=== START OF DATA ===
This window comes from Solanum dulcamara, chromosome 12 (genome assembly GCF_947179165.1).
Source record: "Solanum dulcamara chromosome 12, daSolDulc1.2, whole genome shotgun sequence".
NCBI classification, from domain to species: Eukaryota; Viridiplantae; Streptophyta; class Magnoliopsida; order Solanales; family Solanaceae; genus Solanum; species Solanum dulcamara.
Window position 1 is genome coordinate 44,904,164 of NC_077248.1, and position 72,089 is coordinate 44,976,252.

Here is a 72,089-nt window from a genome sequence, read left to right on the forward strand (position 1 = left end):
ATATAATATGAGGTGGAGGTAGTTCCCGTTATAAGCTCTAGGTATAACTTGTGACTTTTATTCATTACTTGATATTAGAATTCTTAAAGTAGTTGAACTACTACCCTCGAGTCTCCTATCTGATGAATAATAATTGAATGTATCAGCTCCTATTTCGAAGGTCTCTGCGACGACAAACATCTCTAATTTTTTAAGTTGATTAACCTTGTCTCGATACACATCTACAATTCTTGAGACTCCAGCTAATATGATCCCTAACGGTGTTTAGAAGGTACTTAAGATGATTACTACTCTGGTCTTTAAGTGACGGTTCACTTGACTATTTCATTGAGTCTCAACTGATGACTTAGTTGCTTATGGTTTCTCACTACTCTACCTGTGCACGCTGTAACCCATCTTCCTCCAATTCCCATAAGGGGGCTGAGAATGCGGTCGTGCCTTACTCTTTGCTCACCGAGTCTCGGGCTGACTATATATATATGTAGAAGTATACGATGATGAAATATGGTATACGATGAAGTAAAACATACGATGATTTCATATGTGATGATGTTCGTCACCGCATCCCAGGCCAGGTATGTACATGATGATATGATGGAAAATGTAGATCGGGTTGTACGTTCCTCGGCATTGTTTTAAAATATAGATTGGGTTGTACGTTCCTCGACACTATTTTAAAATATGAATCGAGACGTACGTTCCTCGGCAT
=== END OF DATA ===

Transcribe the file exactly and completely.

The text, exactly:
This window comes from Solanum dulcamara, chromosome 12 (genome assembly GCF_947179165.1).
Source record: "Solanum dulcamara chromosome 12, daSolDulc1.2, whole genome shotgun sequence".
NCBI classification, from domain to species: Eukaryota; Viridiplantae; Streptophyta; class Magnoliopsida; order Solanales; family Solanaceae; genus Solanum; species Solanum dulcamara.
Window position 1 is genome coordinate 44,904,164 of NC_077248.1, and position 72,089 is coordinate 44,976,252.

Here is a 72,089-nt window from a genome sequence, read left to right on the forward strand (position 1 = left end):
ATATAATATGAGGTGGAGGTAGTTCCCGTTATAAGCTCTAGGTATAACTTGTGACTTTTATTCATTACTTGATATTAGAATTCTTAAAGTAGTTGAACTACTACCCTCGAGTCTCCTATCTGATGAATAATAATTGAATGTATCAGCTCCTATTTCGAAGGTCTCTGCGACGACAAACATCTCTAATTTTTTAAGTTGATTAACCTTGTCTCGATACACATCTACAATTCTTGAGACTCCAGCTAATATGATCCCTAACGGTGTTTAGAAGGTACTTAAGATGATTACTACTCTGGTCTTTAAGTGACGGTTCACTTGACTATTTCATTGAGTCTCAACTGATGACTTAGTTGCTTATGGTTTCTCACTACTCTACCTGTGCACGCTGTAACCCATCTTCCTCCAATTCCCATAAGGGGGCTGAGAATGCGGTCGTGCCTTACTCTTTGCTCACCGAGTCTCGGGCTGACTATATATATATGTAGAAGTATACGATGATGAAATATGGTATACGATGAAGTAAAACATACGATGATTTCATATGTGATGATGTTCGTCACCGCATCCCAGGCCAGGTATGTACATGATGATATGATGGAAAATGTAGATCGGGTTGTACGTTCCTCGGCATTGTTTTAAAATATAGATTGGGTTGTACGTTCCTCGACACTATTTTAAAATATGAATCGAGACGTACGTTCCTCGGCAT